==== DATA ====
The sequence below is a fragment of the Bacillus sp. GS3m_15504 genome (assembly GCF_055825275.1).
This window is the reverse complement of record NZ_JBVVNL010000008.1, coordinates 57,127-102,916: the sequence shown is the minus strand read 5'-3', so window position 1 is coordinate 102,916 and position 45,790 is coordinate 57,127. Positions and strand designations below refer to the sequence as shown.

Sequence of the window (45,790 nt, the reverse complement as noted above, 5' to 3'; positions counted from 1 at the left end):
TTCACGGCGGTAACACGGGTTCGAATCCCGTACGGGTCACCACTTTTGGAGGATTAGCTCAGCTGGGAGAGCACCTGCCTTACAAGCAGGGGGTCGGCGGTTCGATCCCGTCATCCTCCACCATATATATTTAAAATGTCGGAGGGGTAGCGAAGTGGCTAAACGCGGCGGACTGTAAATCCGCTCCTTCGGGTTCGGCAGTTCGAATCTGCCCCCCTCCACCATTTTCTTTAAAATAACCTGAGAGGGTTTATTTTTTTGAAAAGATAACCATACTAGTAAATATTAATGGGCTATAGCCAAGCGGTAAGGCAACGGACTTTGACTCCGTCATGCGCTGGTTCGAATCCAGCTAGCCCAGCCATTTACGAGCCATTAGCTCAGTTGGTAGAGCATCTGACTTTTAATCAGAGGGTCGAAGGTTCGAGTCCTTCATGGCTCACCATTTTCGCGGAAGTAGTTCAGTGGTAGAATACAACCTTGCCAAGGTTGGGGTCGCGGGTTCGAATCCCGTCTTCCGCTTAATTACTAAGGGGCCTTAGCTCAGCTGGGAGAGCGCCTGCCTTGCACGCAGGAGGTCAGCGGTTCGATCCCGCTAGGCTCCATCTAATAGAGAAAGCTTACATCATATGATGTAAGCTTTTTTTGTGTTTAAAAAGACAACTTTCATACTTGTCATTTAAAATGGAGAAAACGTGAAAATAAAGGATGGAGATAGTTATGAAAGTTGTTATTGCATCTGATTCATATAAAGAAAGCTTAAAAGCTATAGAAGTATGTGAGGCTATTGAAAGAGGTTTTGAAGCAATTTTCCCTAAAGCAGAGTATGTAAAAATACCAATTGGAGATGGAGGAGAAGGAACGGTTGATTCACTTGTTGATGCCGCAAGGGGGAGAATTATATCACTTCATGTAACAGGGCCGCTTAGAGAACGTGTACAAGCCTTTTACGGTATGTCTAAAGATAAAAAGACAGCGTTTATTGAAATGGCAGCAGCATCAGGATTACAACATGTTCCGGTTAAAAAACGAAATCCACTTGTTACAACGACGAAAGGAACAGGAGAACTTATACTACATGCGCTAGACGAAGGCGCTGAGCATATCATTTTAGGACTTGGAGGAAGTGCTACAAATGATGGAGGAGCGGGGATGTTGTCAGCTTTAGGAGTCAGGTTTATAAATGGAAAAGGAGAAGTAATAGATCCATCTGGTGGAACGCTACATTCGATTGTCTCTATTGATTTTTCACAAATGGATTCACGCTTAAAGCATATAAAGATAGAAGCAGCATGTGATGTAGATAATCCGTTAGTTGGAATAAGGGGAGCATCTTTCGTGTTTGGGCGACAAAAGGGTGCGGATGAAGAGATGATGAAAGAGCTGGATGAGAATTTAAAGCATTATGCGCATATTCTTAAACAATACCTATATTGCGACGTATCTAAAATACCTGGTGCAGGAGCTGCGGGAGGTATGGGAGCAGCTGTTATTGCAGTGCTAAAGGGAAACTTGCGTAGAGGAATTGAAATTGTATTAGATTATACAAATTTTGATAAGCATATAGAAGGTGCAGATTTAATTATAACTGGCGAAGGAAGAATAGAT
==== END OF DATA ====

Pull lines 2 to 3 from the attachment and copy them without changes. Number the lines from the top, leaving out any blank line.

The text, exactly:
This window is the reverse complement of record NZ_JBVVNL010000008.1, coordinates 57,127-102,916: the sequence shown is the minus strand read 5'-3', so window position 1 is coordinate 102,916 and position 45,790 is coordinate 57,127. Positions and strand designations below refer to the sequence as shown.

Sequence of the window (45,790 nt, the reverse complement as noted above, 5' to 3'; positions counted from 1 at the left end):